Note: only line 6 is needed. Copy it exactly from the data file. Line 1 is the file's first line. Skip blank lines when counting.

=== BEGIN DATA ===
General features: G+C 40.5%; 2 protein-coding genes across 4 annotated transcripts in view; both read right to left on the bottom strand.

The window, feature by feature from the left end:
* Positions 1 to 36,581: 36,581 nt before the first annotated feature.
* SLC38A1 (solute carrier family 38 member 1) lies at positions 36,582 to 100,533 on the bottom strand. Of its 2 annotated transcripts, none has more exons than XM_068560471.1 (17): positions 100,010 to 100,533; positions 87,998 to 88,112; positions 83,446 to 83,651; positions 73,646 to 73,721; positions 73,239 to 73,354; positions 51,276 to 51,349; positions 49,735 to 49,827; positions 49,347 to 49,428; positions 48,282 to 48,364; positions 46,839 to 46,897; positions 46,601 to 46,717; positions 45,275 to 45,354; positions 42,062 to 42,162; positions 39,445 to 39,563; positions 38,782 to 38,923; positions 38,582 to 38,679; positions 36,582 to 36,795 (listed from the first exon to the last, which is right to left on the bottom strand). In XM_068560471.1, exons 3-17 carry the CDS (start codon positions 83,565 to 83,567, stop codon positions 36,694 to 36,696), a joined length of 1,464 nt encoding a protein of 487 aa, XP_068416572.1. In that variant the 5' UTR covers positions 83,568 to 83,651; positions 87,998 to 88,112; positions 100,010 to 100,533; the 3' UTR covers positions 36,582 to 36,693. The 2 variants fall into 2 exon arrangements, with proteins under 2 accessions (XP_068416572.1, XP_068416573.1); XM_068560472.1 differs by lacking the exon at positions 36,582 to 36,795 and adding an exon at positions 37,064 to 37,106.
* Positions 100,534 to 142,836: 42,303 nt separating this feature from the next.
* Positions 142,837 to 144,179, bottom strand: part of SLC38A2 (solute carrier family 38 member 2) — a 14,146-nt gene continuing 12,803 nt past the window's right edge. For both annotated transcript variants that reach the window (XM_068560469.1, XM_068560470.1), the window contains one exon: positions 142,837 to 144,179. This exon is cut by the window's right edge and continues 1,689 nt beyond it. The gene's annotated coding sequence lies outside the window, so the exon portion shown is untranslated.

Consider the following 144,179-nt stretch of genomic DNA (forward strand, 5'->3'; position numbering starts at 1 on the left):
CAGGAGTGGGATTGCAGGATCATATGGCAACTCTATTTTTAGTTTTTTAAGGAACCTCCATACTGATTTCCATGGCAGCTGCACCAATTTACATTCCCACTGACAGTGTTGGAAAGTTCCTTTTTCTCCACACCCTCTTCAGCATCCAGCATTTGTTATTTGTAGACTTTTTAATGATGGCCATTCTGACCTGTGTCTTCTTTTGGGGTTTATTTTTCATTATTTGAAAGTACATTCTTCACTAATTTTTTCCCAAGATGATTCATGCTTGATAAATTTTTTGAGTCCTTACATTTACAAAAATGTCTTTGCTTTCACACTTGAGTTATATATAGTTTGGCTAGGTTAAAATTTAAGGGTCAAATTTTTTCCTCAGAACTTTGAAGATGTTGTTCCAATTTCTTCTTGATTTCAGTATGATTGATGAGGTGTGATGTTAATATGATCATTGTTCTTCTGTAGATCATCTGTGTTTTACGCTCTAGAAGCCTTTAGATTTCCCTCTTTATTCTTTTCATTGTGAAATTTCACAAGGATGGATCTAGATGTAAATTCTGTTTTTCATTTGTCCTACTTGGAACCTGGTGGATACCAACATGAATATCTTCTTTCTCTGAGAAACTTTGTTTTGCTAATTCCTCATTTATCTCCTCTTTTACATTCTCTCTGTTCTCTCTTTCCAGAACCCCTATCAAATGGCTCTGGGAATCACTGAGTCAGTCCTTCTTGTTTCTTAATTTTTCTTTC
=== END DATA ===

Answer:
* Positions 142,837 to 144,179, bottom strand: part of SLC38A2 (solute carrier family 38 member 2) — a 14,146-nt gene continuing 12,803 nt past the window's right edge. For both annotated transcript variants that reach the window (XM_068560469.1, XM_068560470.1), the window contains one exon: positions 142,837 to 144,179. This exon is cut by the window's right edge and continues 1,689 nt beyond it. The gene's annotated coding sequence lies outside the window, so the exon portion shown is untranslated.